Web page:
Nuevo Jardin de China is one of those places that I’ve walked past literally 100 times, without really noticing it. Chinese food in Astoria? Meh. Not when there’s baklava and mezedes as far as the eye can see.
But wait… “Nuevo Jardin de China” is, um, Spanish. Fine, it’s probably just one of those places that New Yorkers love to joke about: we have Mexicans who make Chinese food and Chinese immigrants who make tacos. This must be in the latter category, right?
Nope. This is authentic fusion: the restaurant is owned by ethnic Chinese immigrants from Cuba. Chino-Latino food used to be incredibly common in NYC, and there are still more than a dozen NYC restaurants owned by ethnic Chinese from Puerto Rico, the Dominican Republic, or Cuba.
If you’re not a veteran of the New York Chino-Latino scene, Nuevo Jardin can be a little bit disorienting. The staff all look Chinese, the small TV above the bar shows Sinovision, and the bar features gooey tiki-bar-type drinks. But the stereo was blaring salsa music when I walked in. I could swear that the Hello Kitty statue was totally moving her hips instead of just her paw.
Anyway, I was mostly curious about the “Latino” part of “Chino-Latino food”, so I ordered the lunch special of ropa vieja to go – literally, “old clothes,” a Cuban dish consisting of beef simmered in peppers and onions until it disintegrates into soft threads of meat.
Once I opened my to-go bag, I was even more disoriented. The bag contained odd array of condiments: sweet and sour sauce, soy sauce, butter, Italian dressing and a slice of lemon (for the iceberg lettuce salad), and two fortune cookies. The ropa vieja was also served with a chunk of baguette and shrimp-and-pork fried rice.
my stomach is about to feel great, but my brain really hurts just looking at this
The ropa vieja looked and tasted like typical Americanized Chinese food: the beef and onions and peppers were stewed in a sweet, unnaturally red sauce – sort of like the sweet and sour pork sauce at, say, Panda Express. It wasn’t what I expected, since it didn’t remotely resemble any other ropa vieja I’d ever eaten before. I ate half of the dish, then put it aside while I survived a three-hour work meeting. I wasn’t excited to eat more of it.
After my meeting, I ate the other half anyway. Because, you know, it was food, and it happened to be in the same room as me. And a funny thing happened: I actually enjoyed it. Yeah, the sauce was on the sweet side, but not unpleasantly so, and it had a nice onion flavor to it. The fried rice seemed incongruous at first, but it was actually pretty good, and the extra bits of meat and egg and shrimp and oil mellowed out the sweetness of the sauce.
on closer inspection… shiny, but not bad!
So here’s the thing: at first, my not-totally-open mind was playing mean tricks on my stomach. When I expected Cuban ropa vieja, I thought the dish was gawdawful. But as soon as I forgot my expectations and energetically stuck my snout into the leftovers… well, it was actually a pretty tasty meal.
So yeah, maybe Chinese ropa vieja doesn’t seem to make much sense at first. And neither does a salsa-dancing Hello Kitty statue. But both could be kinda cute, right?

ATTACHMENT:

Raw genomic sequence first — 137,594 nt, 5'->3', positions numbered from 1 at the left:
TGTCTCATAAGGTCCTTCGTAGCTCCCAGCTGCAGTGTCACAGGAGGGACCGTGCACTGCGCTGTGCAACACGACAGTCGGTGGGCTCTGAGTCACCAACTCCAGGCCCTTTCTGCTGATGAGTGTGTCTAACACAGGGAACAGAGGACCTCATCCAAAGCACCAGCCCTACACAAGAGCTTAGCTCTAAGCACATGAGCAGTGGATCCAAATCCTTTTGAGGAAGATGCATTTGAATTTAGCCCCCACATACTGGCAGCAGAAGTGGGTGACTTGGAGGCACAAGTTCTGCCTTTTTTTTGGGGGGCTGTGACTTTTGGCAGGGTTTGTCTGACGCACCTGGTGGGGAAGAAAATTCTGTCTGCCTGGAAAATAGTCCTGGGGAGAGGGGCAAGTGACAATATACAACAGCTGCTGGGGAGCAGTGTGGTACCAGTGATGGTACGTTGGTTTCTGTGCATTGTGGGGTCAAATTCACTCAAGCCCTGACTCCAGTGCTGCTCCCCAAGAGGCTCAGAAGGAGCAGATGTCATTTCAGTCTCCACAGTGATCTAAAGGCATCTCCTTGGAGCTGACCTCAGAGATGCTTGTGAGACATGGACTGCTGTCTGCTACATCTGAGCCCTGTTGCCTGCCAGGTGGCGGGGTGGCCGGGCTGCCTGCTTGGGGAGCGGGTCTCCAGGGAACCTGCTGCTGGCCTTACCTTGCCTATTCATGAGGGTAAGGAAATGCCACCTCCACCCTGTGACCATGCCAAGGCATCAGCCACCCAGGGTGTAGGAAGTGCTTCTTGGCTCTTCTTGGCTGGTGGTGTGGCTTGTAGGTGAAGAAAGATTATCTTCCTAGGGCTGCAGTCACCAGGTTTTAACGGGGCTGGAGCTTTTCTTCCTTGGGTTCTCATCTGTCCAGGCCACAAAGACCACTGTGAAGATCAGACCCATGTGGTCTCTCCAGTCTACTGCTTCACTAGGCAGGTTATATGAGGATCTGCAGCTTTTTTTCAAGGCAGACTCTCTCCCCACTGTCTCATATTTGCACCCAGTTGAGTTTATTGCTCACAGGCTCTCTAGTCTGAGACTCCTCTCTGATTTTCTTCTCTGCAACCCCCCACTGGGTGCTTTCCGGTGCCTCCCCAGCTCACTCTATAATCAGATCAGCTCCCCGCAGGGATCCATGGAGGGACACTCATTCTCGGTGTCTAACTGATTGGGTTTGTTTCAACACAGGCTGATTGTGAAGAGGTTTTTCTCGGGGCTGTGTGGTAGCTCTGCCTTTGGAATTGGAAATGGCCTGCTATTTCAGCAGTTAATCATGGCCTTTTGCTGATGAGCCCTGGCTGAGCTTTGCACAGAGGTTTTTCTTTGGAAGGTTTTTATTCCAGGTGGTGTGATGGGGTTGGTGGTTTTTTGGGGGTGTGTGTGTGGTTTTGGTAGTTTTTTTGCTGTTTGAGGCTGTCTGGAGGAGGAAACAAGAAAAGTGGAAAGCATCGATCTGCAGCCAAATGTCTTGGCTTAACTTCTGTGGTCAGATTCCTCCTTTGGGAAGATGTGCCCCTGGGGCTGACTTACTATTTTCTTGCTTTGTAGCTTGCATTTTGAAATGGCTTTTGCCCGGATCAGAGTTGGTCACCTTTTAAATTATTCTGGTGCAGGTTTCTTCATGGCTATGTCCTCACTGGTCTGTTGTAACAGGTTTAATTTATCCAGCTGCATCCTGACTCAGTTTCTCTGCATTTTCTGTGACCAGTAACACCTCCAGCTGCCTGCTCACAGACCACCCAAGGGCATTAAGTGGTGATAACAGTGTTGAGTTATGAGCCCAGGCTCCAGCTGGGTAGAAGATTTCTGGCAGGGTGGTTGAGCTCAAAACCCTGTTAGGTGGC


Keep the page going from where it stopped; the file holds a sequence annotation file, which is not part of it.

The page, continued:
Nuevo Jardin de China
32-05 Broadway, Astoria, Queens
Subway: Broadway (N, Q trains)
As is often the case these days, I’ve bent over backwards to find Gambian food, and I keep failing… but sometimes, that isn’t so bad:
- Gambian food fail #1: My wife’s brother’s ex-wife’s friend’s husband said that he knew a few Gambians who might be able to cook for me. Several emails and a few phone calls later, nothing happened. I tried to bribe them with Nigerian food, but I think they got tired of hearing from me.
- Gambian food fail #2: A few weeks ago, I found an oh-so-faint internet ghost of a Gambian restaurant on Walton Avenue in the Bronx. I went there to investigate, and it was long gone, converted into a barbershop.
- Gambian food fail #3: After leaving the barbershop, a friendly customer at a nearby bodega gave me vague directions to a restaurant that might serve Gambian food. (“Go down 169th, cross Webster, go down the hill, and it’s somewhere around there.”) I found the restaurant, but the owner was Ivorian. He insisted that he’d never heard of any Gambian-owned restaurants – even though we were in a Gambian neighborhood.
but at least my new Ivorian friend fed me some nice acheke and fried fish…
- Gambian food fail #4: After stuffing myself with (non-Gambian) fried fish and acheke, I made a 45-minute trek to a restaurant called Fouta, which had at least one Gambian dish — super kanja — on the menu. But the place was owned by a Senegalese family.
- Gambian food fail #5: One of my very favorite food writers – Dave Cook at Eating in Translation – found a Gambian chef at Nabaya Restaurant in the Bronx, formerly known as Bate. To celebrate, I went to Nabaya with six friends, including Dave. But Dave was the victim of some miscommunication on his previous visit: the owner is from Guinea-Conakry, and her kitchen staff is from Senegal, Ivory Coast, and Burkina Faso.
I’d cry into my ginger beer, but I got another great meal out of the situation, and can’t be upset. Nabaya may not be Gambian, but it’s awfully delicious.
ginger beer and sorrel; white-boy tears not pictured
I think this is one of the least-upsetting tables I’ve ever seen, especially since it includes acheke (toasted, shaved cassava, served with a spicy onion-and-pepper sauce and a ground-up Maggi cube) and a nice cassava leaf stew, among other treats:
I mean, there’s nothing wrong with a nice plate of braised lamb shanks:
Or baked fish, served with a spicy onion sauce:
Or guinea fowl, stewed in tomato sauce with a nice habanero pepper:
Or thiebou djeune – jolloff rice with fish, yucca, carrots, and a dark chile paste:
And you can’t go wrong with roasted chicken in another spicy onion sauce:
Or lamb dibi, featuring fried lamb with fried onions:
So yeah: I’ve failed to get Gambian food on five different occasions. But I ate so much lamb and fish and acheke that I can’t even be upset about the tall dude with the big camera who seems to be preventing the other dudes from eating. When the food is this good, why whine?
860 Melrose Avenue
Subway: Yankee Stadium (4, D trains)
Do you know any Gambians or Mauritanians who might be willing to prepare a simple dish, or at least have a good conversation about their native cuisines? If so, email me at firstname.lastname@example.org, or find me on Twitter or Facebook.